Muchow said he consulted with economists at West Virginia University and Marshall, who reached the same conclusion.
"They're pretty much in agreement there's a lot of shifting of economic activity," he said.
Similarly, Muchow said payroll and personal income tax collections should not be significantly affected statewide, even though many restaurants and other businesses in the affected areas were closed for days.
Lost income for idled workers in the affected areas will probably be offset by businesses in the neighboring areas that paid employees overtime and called in additional workers to handle the surge of customers.
Still to be determined, he said, is whether the crisis will have a long-term effect on convention and tourism business in the Charleston area, if travelers and conventions opt for other locations over concerns about health and environmental issues.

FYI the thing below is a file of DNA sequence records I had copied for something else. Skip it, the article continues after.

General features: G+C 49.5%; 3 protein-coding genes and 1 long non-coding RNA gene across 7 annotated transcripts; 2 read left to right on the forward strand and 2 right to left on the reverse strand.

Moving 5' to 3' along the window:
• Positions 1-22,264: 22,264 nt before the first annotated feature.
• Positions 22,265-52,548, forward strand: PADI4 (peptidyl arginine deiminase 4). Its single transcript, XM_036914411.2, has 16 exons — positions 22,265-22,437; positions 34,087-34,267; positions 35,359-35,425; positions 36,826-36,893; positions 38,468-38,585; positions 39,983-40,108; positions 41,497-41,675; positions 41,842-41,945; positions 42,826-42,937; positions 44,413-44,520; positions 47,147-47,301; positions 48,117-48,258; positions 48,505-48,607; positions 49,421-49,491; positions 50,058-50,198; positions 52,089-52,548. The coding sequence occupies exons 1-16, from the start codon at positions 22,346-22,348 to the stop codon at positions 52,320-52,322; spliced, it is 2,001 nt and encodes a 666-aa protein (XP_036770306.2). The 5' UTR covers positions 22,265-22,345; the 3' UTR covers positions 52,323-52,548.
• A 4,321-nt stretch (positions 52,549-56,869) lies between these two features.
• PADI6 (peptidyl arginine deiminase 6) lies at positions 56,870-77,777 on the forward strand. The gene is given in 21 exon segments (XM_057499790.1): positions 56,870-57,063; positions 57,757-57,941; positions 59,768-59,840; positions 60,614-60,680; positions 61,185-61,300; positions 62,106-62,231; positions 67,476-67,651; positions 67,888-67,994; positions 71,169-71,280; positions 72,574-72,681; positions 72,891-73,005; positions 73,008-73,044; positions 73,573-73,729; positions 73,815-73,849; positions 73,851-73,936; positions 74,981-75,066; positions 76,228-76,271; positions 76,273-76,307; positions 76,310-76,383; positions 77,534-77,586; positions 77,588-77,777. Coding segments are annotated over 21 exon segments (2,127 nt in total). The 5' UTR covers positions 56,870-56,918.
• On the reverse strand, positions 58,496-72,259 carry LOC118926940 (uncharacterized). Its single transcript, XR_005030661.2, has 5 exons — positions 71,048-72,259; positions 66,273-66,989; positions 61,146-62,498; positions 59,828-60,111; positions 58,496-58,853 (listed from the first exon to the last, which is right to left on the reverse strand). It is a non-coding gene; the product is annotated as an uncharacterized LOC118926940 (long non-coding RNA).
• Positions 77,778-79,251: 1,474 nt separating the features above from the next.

Historically, tourism destinations may see downturns after disasters, either natural or manmade, but the impact is usually short-lived, he said.
"I would think the tourism business in New Orleans is in pretty good shape these days," he said, noting tourism there rebounded after the city was devastated by flooding following Hurricane Katrina in 2005.
Reach Phil Kabler at ph...@wvgazette.com or 304-348-1220.